Ask 100 people on the street to explain fractional lending, POMO, quantitative easing (a creative euphemism indeed), you may find 1 or 2 with a basic understanding. Or not.


Offer the same 100 people a $100 bill and they totally get it though.


Mr. Krugman's opinion on the mechanics/theory will eventually be rendered irrelevant, perhaps, not because everyone suddenly understands Bitcoin and how it works and why, but because.... "oh. Money."


If it weren't so, the current system would never have made it off the ground either.  



Thoughtful response, Mr. Erhsam. Thanks.

pbaril
pbaril

Loyalty, a value without floor once expressed vertically within national, ethnic, or corporate structures, now runs horizontally across sovereign boundaries, increasingly isolating the armed and moneyed minority.

The original Arab Spring and Occupy Movement were the first evidence of this horizontal self-recognition. Now the Bitcoin protocol (not the mere currency), is its surfacing submarine flagship, valuable inducement to hope in a world where out-law-ing abusive surveillance doesn’t work, where attempts to regulate it only entertain and where embedding cryptography in the global horizontal architecture feeds the most audacious hope.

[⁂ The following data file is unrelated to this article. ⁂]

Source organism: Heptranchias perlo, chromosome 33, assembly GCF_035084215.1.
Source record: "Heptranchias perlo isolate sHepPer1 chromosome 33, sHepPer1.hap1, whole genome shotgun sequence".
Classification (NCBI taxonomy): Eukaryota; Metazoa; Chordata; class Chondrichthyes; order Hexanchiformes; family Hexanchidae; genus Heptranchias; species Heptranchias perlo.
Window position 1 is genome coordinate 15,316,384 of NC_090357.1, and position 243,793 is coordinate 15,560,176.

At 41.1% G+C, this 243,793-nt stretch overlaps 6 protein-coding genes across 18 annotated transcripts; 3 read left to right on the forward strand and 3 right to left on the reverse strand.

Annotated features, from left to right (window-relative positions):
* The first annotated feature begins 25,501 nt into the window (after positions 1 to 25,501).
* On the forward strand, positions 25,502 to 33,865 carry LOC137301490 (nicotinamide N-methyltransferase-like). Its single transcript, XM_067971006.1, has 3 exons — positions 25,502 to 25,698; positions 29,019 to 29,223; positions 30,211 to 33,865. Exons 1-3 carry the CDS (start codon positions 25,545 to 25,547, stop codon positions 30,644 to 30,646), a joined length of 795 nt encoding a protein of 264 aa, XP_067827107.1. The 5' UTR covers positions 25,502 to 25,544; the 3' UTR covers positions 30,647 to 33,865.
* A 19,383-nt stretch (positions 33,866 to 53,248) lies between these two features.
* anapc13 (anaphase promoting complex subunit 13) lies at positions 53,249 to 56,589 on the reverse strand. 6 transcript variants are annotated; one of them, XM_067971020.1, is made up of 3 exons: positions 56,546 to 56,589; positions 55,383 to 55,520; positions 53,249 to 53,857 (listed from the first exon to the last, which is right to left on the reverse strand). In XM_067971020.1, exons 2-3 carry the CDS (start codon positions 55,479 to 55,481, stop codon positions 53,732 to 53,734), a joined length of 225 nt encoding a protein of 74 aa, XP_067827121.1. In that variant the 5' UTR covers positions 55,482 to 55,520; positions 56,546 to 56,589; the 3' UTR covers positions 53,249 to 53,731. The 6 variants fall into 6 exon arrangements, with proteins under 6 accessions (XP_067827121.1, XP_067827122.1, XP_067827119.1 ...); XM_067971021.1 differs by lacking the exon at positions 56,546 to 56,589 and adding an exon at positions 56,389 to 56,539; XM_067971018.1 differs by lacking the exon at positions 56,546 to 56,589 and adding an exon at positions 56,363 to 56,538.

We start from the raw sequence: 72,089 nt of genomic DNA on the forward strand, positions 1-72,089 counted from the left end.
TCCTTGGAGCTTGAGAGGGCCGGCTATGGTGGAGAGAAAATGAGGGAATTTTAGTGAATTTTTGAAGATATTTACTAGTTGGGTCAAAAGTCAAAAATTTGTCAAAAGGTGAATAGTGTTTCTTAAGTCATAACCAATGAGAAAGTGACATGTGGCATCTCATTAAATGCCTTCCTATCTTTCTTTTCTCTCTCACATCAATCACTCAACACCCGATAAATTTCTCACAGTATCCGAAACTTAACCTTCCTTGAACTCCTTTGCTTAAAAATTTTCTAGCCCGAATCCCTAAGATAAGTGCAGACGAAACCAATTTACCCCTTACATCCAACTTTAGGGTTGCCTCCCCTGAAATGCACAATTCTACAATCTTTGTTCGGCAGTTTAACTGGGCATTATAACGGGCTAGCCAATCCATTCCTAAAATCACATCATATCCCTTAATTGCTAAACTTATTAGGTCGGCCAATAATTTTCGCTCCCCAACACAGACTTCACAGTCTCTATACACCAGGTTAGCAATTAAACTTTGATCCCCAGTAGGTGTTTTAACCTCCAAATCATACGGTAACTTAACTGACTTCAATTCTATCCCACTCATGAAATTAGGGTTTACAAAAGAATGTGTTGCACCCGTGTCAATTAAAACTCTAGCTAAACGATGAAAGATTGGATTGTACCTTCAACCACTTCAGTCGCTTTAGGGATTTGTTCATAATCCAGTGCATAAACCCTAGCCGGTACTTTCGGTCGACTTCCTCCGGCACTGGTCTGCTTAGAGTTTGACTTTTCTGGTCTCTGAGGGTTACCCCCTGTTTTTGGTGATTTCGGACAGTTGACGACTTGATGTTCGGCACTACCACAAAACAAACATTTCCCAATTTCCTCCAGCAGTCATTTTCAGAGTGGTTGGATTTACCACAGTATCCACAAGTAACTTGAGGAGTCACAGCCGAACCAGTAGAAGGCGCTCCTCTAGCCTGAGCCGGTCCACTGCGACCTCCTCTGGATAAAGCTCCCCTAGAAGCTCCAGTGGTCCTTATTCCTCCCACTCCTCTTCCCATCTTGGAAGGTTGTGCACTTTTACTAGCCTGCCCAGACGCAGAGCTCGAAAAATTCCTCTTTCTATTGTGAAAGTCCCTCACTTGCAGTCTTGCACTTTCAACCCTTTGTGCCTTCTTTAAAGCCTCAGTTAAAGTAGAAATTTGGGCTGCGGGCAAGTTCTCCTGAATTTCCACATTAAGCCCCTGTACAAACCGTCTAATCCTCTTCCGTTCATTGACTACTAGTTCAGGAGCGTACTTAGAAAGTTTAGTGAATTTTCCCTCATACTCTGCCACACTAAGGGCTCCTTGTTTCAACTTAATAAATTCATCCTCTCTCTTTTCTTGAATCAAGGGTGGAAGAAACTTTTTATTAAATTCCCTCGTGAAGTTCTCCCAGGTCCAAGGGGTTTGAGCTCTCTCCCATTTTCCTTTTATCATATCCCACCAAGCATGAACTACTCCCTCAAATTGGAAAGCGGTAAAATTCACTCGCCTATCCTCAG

Restoration of the secret ballot to a truthfully informed electorate. 


Donald McIntyre
Donald McIntyre

It seems Krugman is talking about the currency unit of Bitcoin and Ehrsam about the Bitcoin network that, as one of its features, enables the storage and transfer of this unit.